(H) ELECTRONIC TRADING
Trading on an electronic trading system may differ not only from trading in an open-outcry market but also from trading on other electronic trading systems. If you undertake transactions on an electronic trading system, you will be exposed to risks associated with the system including the failure of hardware and software. The result of any system failure may be that your order is either not executed according to your instructions or not executed at all.
(I) OFF-EXCHANGE TRANSACTIONS
In some jurisdictions, firms are permitted to effect off-exchange transactions. The firm with which you conduct your transactions may be acting as your counterparty to the transaction. It may be difficult or impossible to liquidate an existing position, to assess the value, to determine a fair price or to assess the exposure to risk. For these reasons, these transactions may involve increased risks. Off-exchange transactions may be less regulated or subject to a separate regulatory regime. Before you undertake such transactions, you should familiarise yourself with the applicable rules and attendant risks.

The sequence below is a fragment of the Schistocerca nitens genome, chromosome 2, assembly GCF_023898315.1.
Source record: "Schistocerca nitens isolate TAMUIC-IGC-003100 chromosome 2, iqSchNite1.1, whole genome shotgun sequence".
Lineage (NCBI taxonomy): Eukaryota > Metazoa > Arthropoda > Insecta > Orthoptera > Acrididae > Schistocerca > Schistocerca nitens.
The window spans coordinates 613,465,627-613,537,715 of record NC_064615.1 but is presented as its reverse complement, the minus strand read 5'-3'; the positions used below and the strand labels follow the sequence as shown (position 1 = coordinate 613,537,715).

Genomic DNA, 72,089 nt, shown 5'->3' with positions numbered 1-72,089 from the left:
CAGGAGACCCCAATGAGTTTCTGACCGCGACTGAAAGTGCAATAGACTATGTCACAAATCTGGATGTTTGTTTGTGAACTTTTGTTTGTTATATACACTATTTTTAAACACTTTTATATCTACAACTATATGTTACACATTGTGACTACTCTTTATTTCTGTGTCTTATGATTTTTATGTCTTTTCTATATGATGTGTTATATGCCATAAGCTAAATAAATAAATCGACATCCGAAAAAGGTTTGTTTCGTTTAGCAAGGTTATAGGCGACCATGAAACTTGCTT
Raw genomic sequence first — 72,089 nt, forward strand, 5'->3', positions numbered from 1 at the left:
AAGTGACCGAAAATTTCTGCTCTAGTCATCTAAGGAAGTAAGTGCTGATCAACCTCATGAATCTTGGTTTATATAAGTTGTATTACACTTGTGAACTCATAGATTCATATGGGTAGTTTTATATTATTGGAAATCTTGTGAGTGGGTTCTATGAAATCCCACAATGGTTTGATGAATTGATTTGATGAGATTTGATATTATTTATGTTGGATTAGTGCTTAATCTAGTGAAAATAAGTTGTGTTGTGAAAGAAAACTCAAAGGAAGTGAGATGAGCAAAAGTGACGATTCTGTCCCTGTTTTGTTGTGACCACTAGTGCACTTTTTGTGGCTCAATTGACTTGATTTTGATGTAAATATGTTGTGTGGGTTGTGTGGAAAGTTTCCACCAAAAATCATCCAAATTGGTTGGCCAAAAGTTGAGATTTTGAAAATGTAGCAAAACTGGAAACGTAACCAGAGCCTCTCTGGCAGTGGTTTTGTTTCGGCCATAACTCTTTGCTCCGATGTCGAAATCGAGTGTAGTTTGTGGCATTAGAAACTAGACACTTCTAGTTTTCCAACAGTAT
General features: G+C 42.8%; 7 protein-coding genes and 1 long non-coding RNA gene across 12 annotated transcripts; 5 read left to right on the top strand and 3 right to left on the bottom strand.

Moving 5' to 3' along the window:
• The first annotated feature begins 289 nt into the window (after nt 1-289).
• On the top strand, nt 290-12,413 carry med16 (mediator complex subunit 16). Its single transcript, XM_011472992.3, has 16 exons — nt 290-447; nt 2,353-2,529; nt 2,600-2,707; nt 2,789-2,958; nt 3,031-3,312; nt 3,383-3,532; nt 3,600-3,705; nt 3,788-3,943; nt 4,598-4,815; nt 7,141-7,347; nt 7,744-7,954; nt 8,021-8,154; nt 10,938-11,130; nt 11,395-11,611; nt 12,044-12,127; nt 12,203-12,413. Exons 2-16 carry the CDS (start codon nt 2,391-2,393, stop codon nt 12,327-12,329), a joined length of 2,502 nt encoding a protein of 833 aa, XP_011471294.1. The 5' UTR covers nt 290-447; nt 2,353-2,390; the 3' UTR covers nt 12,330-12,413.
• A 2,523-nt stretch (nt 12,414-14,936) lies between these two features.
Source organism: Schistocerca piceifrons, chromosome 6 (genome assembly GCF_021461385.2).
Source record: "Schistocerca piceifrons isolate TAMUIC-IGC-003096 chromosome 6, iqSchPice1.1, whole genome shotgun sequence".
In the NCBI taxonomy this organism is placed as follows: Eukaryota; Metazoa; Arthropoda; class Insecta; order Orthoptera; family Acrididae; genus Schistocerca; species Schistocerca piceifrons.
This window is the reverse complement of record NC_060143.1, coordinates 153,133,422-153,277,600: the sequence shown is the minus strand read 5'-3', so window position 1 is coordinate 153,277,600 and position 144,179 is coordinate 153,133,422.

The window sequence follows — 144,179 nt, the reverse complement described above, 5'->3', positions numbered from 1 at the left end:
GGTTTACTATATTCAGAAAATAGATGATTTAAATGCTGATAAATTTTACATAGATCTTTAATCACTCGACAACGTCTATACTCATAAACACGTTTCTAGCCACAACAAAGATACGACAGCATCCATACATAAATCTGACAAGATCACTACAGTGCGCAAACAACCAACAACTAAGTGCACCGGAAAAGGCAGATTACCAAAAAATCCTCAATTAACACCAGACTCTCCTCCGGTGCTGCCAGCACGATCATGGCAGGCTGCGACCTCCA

“Margin” means an amount of money, securities, property or other collateral, representing a part of the value of the contract or agreement to be entered into, which is deposited by the buyer or the seller of a futures contract or in a leveraged foreign exchange transaction to ensure performance of the terms of the futures contract or leveraged foreign exchange transaction.